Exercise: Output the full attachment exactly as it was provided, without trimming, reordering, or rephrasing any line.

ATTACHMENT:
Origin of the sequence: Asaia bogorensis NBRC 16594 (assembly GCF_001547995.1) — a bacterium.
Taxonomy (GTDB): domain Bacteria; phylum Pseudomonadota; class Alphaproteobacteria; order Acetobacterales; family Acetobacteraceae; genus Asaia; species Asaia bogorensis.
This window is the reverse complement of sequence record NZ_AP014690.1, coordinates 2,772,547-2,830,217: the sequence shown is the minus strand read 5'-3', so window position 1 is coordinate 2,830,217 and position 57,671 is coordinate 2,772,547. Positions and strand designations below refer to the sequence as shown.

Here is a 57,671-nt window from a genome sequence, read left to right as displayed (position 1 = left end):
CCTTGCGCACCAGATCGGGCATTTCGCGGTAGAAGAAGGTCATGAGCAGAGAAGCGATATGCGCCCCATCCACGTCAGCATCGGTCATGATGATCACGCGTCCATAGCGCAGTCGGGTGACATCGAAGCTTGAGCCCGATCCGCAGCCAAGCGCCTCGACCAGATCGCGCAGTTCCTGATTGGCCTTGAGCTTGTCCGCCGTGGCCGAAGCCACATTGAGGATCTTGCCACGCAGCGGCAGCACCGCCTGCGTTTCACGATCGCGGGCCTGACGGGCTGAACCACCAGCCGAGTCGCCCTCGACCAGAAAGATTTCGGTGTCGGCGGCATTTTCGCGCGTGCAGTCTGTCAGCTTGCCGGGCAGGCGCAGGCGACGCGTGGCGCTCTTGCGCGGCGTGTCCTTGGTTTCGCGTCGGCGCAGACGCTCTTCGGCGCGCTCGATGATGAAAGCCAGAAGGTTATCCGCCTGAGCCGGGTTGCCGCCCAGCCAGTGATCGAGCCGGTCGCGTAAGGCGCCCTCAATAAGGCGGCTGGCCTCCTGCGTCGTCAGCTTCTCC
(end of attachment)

Origin of the sequence: Asaia bogorensis NBRC 16594 (assembly GCF_001547995.1) — a bacterium.
Taxonomy (GTDB): domain Bacteria; phylum Pseudomonadota; class Alphaproteobacteria; order Acetobacterales; family Acetobacteraceae; genus Asaia; species Asaia bogorensis.
This window is the reverse complement of sequence record NZ_AP014690.1, coordinates 2,772,547-2,830,217: the sequence shown is the minus strand read 5'-3', so window position 1 is coordinate 2,830,217 and position 57,671 is coordinate 2,772,547. Positions and strand designations below refer to the sequence as shown.

Here is a 57,671-nt window from a genome sequence, read left to right as displayed (position 1 = left end):
CCTTGCGCACCAGATCGGGCATTTCGCGGTAGAAGAAGGTCATGAGCAGAGAAGCGATATGCGCCCCATCCACGTCAGCATCGGTCATGATGATCACGCGTCCATAGCGCAGTCGGGTGACATCGAAGCTTGAGCCCGATCCGCAGCCAAGCGCCTCGACCAGATCGCGCAGTTCCTGATTGGCCTTGAGCTTGTCCGCCGTGGCCGAAGCCACATTGAGGATCTTGCCACGCAGCGGCAGCACCGCCTGCGTTTCACGATCGCGGGCCTGACGGGCTGAACCACCAGCCGAGTCGCCCTCGACCAGAAAGATTTCGGTGTCGGCGGCATTTTCGCGCGTGCAGTCTGTCAGCTTGCCGGGCAGGCGCAGGCGACGCGTGGCGCTCTTGCGCGGCGTGTCCTTGGTTTCGCGTCGGCGCAGACGCTCTTCGGCGCGCTCGATGATGAAAGCCAGAAGGTTATCCGCCTGAGCCGGGTTGCCGCCCAGCCAGTGATCGAGCCGGTCGCGTAAGGCGCCCTCAATAAGGCGGCTGGCCTCCTGCGTCGTCAGCTTCTCC